thingsyoushouldknow


If you have gotten countless compliments on your bibingka, siomai, or cassava cake, or you find yourself with requests from your friends to be their personal chef for special occasions, a home-based food business might be a great way to earn extra money while doing something you enjoy. Even though baking cakes or bottling your own peanut butter may seem more fun than work, a home-made business is still a business, and this entails planning and research. Here are 12 things you should know before opening a home-based food business:

Decide on what you want to sell. You have to decide which type of food you want to sell and how. A variety of food-related business options include catering, meal delivery services, and baked goods. You can focus on specific niche markets, such as catering weddings, or selling different type of products through food kiosks or food stalls.


There has to be a market for your business to be successful. You could have the best bibingka or puto-bumbong mixes on the planet or the tastiest gravy mixture ever invented, but if there is no market for your product, revenues will be elusive. One must first study the target markets and conduct focus group discussions, and making small batches will also be key especially when you want to test your product out first in the market before fully investing on it.


Learn the regulations and requirements of your City government. You should carefully understand the underlying rules and regulations when it comes to establishing a food business in your area. It is also essential to acquire the necessary permits and abide by the laws on food safety, and what not, depending on the product served. At the end of the day, failure to do so may jeopardize or hamper your ability to produce and sell products.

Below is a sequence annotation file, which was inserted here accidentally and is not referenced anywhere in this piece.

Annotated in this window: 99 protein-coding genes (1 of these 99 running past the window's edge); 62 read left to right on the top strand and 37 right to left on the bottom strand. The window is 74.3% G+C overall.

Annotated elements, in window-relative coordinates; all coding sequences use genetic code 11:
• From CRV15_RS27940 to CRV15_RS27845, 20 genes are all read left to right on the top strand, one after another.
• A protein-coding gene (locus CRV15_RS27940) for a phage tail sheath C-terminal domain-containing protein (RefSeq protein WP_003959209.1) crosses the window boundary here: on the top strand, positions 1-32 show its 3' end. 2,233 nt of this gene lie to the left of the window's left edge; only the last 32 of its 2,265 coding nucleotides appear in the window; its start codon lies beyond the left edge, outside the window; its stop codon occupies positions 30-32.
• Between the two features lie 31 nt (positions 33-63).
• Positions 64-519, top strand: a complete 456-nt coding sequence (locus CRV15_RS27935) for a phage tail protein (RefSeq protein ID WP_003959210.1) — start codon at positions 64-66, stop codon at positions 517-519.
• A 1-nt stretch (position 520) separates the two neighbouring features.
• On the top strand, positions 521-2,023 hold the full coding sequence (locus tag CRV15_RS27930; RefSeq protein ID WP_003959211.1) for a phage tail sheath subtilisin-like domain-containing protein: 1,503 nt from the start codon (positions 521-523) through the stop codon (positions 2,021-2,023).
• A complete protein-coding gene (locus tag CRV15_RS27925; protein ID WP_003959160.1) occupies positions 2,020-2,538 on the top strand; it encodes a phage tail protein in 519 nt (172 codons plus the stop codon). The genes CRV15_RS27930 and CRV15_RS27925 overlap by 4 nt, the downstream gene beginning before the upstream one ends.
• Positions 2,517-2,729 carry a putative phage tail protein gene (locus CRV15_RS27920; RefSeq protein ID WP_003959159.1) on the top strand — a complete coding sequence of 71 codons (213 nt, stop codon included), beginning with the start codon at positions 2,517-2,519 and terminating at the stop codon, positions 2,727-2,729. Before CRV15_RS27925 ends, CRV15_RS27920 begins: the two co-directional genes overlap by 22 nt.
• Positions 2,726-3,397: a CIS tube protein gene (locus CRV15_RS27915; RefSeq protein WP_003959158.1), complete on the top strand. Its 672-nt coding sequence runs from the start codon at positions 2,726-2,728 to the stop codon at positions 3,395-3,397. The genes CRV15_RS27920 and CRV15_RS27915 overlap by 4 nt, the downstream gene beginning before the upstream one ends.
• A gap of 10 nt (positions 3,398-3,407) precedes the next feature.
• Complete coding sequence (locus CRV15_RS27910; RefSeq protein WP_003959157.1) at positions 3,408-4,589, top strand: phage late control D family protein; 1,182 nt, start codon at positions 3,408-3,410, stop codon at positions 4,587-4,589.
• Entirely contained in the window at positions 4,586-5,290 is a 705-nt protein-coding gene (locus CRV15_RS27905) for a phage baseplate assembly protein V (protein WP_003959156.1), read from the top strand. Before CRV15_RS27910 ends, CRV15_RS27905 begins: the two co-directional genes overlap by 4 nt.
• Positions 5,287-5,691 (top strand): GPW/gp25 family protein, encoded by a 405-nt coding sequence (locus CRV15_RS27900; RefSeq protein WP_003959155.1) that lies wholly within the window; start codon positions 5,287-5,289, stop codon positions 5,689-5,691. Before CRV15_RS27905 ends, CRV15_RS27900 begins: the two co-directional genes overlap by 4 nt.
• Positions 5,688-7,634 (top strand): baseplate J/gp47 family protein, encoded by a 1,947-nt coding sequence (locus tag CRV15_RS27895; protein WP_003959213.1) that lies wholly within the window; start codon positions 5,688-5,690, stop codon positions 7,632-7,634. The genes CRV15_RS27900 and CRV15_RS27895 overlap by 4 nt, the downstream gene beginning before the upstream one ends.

Conduct your business as a legal entity. Since home-based food businesses are often built out of a hobby, many entrepreneurs in the industry make the mistake of continuing to run their business in a casual way. It is important to conduct your business as a legal-entity since this will also aid in the easy discernment between company liabilities and the owner’s personal assets. Furthermore, this will result to a more professional environment which can ultimately aid you when scaling up your business.


Carefully purchase your food processing equipment and supplies. This is dictated by the type of food you’ll be making. Items to be acquired can include equipment such as mixers, jacketed cooking kettles, ice shavers, deck ovens, and the like. Always remember to buy from trusted suppliers. Also, do not forget to properly store the equipment and supplies, and refrain from mixing them with personal items inside the house.


Hire people when needed. You cannot always be a one-man team. You may have been able to efficiently produce an unbelievable amount of cassava cake or pitchi-pitchi in a given period of time, but hiring people may not be that bad, especially for repetitive tasks. Furthermore, this move may help you give more time with planning on how to grow and further improve your business.